Porcelain - (Ceramics Porcelain)

Porcelain - (Ceramics, Porcelain) (1) HARD-PASTE. Hard or `True' porcelain contains two essential ingredients known to the Chinese as kao-lin (china clay) and pai-tun-tzu (china stone), both of which are products of feldspar rock in varying stages of decay. The main characteristic of kaolin is that it will take and retain almost any shape. Pai-tun-tzu, or petuntse, which is the more usual French form, acts as the cement. Kaolin requires a higher temperature to fuse it than does the petuntse. The mixture of refractory white kaolin and fusible petuntse unite in the firing into a dense, white, translucent, resonant material, namely porcelain. The temperature required to bring this about is approximately 1,450 degrees Centigrade. The mixture before firing is usually called the `paste'.
Porcelain comprises the `body' and the `glaze'. The latter is an outer skin containing petuntse and in hard porcelain is nearly always fired at the same time as and in one operation with the body. Rarely, the glaze is applied later in a second firing which will be at a somewhat lower temperature. Hard porcelain is translucent though the degree of translucency may vary greatly. It should also `ring' when struck. And it should be so hard that it will withstand efforts to cut it with the edge of a file. Worth bearing in mind is that for the Chinese the criterion for porcelain is that it `rings' when struck, whereas for the European translucency is all important.
It is generally agreed that porcelain was first made by the Chinese in the late seventh or early eighth century A.D. A merchant writing in 851 tells of drinking vessels made of a clay as fine as glass through which the shimmer of water could be seen. The body of surviving specimens cannot be scratched with steel and is white and translucent; but it is said that kaolin was not used. Those Chinese porcelains with which we are most familiar-of the Ming and Ching dynasties-do contain kaolin and a greater proportion of petuntse than is usual in European porcelain. This means that the wares are somewhat softer and did not require such a high firing temperature as the European.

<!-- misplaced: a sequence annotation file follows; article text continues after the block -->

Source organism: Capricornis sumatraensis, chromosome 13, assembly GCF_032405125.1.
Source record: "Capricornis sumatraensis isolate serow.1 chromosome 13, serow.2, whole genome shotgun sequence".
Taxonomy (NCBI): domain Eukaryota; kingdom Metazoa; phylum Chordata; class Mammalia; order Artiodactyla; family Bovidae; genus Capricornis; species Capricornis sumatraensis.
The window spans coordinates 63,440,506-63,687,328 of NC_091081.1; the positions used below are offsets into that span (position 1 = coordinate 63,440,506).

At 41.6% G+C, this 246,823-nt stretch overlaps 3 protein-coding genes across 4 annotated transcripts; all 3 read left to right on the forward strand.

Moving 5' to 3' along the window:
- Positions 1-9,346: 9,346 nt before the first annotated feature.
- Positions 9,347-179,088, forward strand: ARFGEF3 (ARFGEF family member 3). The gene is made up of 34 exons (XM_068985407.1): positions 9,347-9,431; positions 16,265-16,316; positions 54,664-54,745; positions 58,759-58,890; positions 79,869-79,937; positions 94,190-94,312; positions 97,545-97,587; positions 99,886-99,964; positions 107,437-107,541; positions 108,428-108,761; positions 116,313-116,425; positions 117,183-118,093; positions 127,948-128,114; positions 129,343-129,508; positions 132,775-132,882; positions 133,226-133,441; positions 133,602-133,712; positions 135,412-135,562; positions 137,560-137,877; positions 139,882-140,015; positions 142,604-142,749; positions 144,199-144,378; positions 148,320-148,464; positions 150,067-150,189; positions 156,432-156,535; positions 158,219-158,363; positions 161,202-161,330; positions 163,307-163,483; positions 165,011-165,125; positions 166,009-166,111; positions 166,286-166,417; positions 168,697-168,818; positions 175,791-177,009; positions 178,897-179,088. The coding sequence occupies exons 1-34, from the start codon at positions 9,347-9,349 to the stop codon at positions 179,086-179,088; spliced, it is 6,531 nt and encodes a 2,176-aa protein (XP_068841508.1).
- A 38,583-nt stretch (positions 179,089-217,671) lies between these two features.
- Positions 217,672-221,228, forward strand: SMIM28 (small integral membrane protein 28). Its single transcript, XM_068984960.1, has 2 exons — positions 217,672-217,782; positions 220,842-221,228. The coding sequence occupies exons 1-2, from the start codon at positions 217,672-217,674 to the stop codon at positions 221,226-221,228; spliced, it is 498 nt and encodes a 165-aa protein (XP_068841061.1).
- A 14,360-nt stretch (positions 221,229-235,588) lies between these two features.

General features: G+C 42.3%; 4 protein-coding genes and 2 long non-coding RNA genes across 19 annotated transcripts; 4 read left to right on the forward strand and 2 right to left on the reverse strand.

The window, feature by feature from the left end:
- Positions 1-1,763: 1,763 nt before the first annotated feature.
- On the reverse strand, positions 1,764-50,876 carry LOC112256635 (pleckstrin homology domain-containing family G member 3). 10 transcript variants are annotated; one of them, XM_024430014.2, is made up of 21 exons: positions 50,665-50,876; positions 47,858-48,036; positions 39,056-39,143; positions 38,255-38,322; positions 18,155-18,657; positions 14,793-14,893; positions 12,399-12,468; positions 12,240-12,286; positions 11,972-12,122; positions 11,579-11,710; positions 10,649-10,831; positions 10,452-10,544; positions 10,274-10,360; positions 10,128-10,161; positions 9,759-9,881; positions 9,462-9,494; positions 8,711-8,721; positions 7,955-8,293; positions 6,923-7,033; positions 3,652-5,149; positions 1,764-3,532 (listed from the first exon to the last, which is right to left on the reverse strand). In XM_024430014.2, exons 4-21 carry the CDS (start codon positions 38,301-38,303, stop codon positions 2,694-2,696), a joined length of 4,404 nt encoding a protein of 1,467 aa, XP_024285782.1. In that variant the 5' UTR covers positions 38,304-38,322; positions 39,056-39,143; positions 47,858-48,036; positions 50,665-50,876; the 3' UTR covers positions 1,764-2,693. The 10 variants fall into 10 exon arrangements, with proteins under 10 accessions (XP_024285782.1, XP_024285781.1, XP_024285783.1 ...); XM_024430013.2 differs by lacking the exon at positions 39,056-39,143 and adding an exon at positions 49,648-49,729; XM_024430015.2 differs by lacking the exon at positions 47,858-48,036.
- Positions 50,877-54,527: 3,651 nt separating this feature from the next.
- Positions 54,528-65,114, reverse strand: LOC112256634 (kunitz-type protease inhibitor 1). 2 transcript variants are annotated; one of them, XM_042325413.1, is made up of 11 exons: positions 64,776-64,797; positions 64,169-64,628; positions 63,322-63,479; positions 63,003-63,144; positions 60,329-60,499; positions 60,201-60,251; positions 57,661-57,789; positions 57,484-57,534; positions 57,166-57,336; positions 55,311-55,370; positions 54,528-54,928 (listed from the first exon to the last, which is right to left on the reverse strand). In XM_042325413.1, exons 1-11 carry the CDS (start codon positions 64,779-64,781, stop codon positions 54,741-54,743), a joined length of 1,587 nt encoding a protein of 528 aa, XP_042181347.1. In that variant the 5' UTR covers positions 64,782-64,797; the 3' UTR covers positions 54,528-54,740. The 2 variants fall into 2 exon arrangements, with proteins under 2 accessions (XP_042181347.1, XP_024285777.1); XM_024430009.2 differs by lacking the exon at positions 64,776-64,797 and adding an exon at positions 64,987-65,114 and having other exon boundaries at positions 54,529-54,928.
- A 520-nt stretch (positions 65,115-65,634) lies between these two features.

The Chinese kept their secret and their monopoly for a millenium and it was not till the early years of the eighteenth century that Johann Friedrich Bottger produced the first true porcelain to be made in Europe, which led to the founding, in 1710, of the Royal Saxon Porcelain Manufacture at Meissen, near Dresden. A factory was established at Vienna some ten years later and by the mid-eighteenth century there were a number of German factories producing hard porcelain. S6vres, which at first had made soft-paste porcelain, introduced a hard-paste body in 1770. It may be said that on the Continent soft-paste formulae were used only until such time as the hard-paste formula could be obtained.
But this was not so in England, where true porcelain has been but little made. William Cookworthy experimented for many years before founding his factory at Plymouth in 1768. He made hard-paste porcelain there till 1770 when the factory was removed to Bristol. Cookworthy soon withdrew from the enterprise which continued under Richard Champion till about 1782. Some hard-paste porcelain was made at the small New Hall (Staffordshire) factory from about 1780 to 1812. All the other English factories made soft-paste porcelains. But from the early years of the nineteenth century `bone china' was the staple English product.

Porcelain - (2) SOFT-PASTE. Soft or `artificial' porcelain differs from hard-paste porcelain (see above) in that it is a `softer' material, that it requires less heat (about 1,100 degrees Centigrade as against 1,450 degrees Centigrade for hard) to fuse it, that it can be scratched or cut with metal (the edge of a file) that the glaze was always added afterwards. It was inevitable the European potters desirous of producing a ware that would partake of the translucency of Chinese porcelain should introduce glass into the mix. This was first done successfully at Florence about 1560, the product being known as Medici porcelain. Surviving examples are very rare indeed. It was not till the beginning of the eighteenth century that any great quantity of porcelain was produced. St Cloud was probably the first successful French factory (from before 1700), followed by Chantilly, Mennecy, Vincennes, S6vres; in Italy, Nove (before 1730), Doccia, Capo-di-Monte ...
Whereas in Europe the basic ingredients were clay and ground glass, in England bone-ash and, in a few cases, soaprock, were preferred to glass. Bone-ash makes for easier working and seems to have been first used at Bow about 1750, then later at Chelsea, Derby and other centres. Soaprock was first used at Bristol in 1748, other factories to use it being Worcester, Caughley, Liverpool.


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